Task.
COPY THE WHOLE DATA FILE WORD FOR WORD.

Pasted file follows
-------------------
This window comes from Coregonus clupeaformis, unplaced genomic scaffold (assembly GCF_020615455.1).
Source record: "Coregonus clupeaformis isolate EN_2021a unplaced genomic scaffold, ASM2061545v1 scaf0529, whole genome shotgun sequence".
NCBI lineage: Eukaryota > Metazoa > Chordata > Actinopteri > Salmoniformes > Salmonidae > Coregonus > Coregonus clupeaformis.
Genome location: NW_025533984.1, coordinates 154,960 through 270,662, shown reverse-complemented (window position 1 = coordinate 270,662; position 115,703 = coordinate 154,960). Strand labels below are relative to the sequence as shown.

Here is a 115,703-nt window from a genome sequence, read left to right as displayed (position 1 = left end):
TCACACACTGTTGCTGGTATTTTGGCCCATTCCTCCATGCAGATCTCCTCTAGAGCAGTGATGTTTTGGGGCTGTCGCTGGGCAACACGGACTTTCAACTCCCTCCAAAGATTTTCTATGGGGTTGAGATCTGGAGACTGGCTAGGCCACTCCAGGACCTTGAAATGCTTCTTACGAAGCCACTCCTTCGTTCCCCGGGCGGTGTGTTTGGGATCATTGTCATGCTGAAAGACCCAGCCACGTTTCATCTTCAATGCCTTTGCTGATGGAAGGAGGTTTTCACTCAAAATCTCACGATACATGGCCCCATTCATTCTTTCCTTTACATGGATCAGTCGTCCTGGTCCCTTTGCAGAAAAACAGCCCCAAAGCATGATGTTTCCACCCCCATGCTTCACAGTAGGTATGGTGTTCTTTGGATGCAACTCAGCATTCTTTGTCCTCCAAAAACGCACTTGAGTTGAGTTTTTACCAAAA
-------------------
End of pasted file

This window comes from Coregonus clupeaformis, unplaced genomic scaffold (assembly GCF_020615455.1).
Source record: "Coregonus clupeaformis isolate EN_2021a unplaced genomic scaffold, ASM2061545v1 scaf0529, whole genome shotgun sequence".
NCBI lineage: Eukaryota > Metazoa > Chordata > Actinopteri > Salmoniformes > Salmonidae > Coregonus > Coregonus clupeaformis.
Genome location: NW_025533984.1, coordinates 154,960 through 270,662, shown reverse-complemented (window position 1 = coordinate 270,662; position 115,703 = coordinate 154,960). Strand labels below are relative to the sequence as shown.

Here is a 115,703-nt window from a genome sequence, read left to right as displayed (position 1 = left end):
TCACACACTGTTGCTGGTATTTTGGCCCATTCCTCCATGCAGATCTCCTCTAGAGCAGTGATGTTTTGGGGCTGTCGCTGGGCAACACGGACTTTCAACTCCCTCCAAAGATTTTCTATGGGGTTGAGATCTGGAGACTGGCTAGGCCACTCCAGGACCTTGAAATGCTTCTTACGAAGCCACTCCTTCGTTCCCCGGGCGGTGTGTTTGGGATCATTGTCATGCTGAAAGACCCAGCCACGTTTCATCTTCAATGCCTTTGCTGATGGAAGGAGGTTTTCACTCAAAATCTCACGATACATGGCCCCATTCATTCTTTCCTTTACATGGATCAGTCGTCCTGGTCCCTTTGCAGAAAAACAGCCCCAAAGCATGATGTTTCCACCCCCATGCTTCACAGTAGGTATGGTGTTCTTTGGATGCAACTCAGCATTCTTTGTCCTCCAAAAACGCACTTGAGTTGAGTTTTTACCAAAA